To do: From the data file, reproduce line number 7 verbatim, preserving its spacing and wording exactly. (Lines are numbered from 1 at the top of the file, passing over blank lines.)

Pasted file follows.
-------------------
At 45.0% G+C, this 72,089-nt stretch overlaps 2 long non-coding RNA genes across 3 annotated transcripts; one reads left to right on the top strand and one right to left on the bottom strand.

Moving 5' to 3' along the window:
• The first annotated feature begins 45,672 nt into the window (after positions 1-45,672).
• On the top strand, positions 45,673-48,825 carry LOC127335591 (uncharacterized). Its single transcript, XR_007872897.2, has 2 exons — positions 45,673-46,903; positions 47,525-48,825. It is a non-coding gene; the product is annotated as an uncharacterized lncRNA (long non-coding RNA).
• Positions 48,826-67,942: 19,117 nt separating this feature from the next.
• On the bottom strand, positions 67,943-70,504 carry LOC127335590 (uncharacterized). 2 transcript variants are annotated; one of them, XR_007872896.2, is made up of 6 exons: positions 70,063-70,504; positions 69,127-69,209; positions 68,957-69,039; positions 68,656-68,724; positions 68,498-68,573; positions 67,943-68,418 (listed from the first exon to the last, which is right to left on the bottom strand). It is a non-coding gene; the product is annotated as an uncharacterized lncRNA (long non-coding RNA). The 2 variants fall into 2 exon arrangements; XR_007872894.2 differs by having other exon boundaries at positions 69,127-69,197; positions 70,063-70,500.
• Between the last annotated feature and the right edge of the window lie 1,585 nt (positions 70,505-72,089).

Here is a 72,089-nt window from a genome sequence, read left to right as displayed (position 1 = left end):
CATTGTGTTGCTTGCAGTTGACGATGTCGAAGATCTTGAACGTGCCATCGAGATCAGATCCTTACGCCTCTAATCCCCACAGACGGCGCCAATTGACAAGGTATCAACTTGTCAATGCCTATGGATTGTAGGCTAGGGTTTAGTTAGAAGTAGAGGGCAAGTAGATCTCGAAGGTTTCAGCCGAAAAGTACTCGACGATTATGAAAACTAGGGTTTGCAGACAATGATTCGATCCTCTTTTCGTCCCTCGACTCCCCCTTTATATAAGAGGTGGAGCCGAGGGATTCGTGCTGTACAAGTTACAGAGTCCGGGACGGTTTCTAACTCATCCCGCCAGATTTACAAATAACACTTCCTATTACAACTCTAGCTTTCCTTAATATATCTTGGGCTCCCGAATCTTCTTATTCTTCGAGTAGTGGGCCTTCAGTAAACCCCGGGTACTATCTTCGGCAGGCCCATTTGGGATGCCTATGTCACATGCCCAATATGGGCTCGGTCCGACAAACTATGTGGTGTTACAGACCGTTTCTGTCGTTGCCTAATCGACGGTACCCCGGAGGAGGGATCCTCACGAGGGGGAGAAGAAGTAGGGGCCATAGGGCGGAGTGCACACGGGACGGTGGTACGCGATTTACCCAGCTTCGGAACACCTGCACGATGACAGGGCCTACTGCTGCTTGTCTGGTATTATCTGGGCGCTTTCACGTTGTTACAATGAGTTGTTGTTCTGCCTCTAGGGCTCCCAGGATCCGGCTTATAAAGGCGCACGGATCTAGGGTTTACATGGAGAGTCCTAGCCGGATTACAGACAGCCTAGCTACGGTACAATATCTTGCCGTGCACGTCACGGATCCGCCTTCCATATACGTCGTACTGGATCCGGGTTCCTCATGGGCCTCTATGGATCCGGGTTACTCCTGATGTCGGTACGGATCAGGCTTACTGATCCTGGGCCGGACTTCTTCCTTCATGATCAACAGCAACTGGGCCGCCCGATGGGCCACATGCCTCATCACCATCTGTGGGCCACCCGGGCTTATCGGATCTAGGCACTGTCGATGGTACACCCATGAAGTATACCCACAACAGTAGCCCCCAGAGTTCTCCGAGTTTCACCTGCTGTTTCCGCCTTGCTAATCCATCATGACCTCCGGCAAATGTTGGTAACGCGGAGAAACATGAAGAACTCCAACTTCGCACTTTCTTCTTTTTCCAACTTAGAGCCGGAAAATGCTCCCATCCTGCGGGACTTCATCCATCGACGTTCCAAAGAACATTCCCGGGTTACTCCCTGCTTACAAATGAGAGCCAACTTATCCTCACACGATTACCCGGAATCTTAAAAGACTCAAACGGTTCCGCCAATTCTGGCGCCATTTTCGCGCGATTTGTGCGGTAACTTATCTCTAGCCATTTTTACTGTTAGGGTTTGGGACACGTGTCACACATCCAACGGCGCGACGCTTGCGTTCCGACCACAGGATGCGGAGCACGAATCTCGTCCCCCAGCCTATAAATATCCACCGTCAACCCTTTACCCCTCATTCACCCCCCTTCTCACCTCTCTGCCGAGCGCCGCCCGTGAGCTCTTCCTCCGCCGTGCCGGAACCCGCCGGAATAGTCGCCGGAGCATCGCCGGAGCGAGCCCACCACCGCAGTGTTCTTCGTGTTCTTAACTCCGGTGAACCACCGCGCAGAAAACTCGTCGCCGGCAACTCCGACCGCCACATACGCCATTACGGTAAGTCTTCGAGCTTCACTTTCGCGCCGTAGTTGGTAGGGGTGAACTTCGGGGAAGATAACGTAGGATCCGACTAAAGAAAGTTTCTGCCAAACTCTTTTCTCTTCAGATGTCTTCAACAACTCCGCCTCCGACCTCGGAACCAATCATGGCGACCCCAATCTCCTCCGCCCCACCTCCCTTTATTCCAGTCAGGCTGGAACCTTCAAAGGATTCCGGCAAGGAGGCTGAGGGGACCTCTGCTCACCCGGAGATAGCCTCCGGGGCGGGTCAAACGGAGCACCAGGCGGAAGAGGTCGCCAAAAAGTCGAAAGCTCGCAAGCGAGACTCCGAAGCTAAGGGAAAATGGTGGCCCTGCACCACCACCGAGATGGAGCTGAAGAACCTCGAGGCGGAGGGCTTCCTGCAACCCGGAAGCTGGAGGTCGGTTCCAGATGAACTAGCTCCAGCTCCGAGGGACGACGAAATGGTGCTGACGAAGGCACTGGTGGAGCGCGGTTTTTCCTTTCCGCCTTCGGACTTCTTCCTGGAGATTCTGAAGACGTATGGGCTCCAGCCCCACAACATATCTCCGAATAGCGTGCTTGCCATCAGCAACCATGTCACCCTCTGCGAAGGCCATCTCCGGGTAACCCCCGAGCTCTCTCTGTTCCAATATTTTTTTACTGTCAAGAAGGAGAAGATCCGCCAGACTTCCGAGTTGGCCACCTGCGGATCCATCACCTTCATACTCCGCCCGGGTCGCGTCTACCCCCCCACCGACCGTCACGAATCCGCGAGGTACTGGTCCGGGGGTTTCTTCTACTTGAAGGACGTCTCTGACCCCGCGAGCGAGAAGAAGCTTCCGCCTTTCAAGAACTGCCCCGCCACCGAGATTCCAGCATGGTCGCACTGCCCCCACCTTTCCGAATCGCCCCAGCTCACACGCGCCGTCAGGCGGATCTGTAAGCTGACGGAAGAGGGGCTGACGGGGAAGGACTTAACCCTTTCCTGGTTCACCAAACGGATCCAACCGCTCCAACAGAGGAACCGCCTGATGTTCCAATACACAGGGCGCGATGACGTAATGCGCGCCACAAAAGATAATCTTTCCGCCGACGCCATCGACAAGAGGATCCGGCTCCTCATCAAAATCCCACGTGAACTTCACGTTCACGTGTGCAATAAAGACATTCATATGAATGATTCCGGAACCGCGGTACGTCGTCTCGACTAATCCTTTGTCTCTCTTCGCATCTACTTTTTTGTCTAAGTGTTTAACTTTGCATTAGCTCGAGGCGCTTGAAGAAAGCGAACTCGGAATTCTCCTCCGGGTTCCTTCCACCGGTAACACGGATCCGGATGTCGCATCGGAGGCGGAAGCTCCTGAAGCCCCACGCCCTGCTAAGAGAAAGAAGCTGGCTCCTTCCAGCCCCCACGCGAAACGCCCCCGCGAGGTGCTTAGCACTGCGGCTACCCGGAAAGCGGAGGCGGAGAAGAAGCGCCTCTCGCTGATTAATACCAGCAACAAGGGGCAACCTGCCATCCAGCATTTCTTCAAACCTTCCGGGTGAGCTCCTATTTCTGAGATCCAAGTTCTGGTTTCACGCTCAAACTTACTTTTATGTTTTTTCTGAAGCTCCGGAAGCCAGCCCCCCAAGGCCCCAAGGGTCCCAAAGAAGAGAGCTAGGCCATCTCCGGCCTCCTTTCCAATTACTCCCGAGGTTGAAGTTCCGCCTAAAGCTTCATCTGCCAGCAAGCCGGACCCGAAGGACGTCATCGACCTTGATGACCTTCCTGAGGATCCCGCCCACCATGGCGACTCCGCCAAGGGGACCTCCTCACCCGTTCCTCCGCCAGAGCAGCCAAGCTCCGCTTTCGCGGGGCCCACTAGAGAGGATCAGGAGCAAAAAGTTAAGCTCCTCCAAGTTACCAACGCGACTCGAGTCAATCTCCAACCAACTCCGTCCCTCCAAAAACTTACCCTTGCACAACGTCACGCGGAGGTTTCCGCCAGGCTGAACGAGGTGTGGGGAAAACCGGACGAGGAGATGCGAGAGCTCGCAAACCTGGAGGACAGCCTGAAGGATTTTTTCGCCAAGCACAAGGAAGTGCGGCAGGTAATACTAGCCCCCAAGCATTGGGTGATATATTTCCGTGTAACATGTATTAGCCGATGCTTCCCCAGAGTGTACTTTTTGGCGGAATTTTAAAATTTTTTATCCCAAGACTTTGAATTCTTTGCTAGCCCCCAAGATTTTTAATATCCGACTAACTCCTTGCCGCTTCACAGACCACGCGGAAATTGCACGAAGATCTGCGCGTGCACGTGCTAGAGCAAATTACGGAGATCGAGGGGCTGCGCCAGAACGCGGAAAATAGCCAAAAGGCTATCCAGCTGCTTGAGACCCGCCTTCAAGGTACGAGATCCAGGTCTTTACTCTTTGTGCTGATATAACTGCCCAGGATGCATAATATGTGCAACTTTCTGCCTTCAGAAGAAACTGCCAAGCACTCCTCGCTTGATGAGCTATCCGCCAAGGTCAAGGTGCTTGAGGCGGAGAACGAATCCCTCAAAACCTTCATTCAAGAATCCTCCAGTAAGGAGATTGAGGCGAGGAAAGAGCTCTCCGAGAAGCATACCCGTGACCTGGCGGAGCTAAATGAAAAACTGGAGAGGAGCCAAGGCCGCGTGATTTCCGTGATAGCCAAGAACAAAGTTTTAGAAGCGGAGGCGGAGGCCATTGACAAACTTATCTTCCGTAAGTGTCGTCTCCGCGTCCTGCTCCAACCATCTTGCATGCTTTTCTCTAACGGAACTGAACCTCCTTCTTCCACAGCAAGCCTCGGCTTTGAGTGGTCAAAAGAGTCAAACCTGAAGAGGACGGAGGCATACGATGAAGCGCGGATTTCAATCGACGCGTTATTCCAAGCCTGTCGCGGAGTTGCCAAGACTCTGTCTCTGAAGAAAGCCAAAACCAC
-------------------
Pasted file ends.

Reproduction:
• Between the last annotated feature and the right edge of the window lie 1,585 nt (positions 70,505-72,089).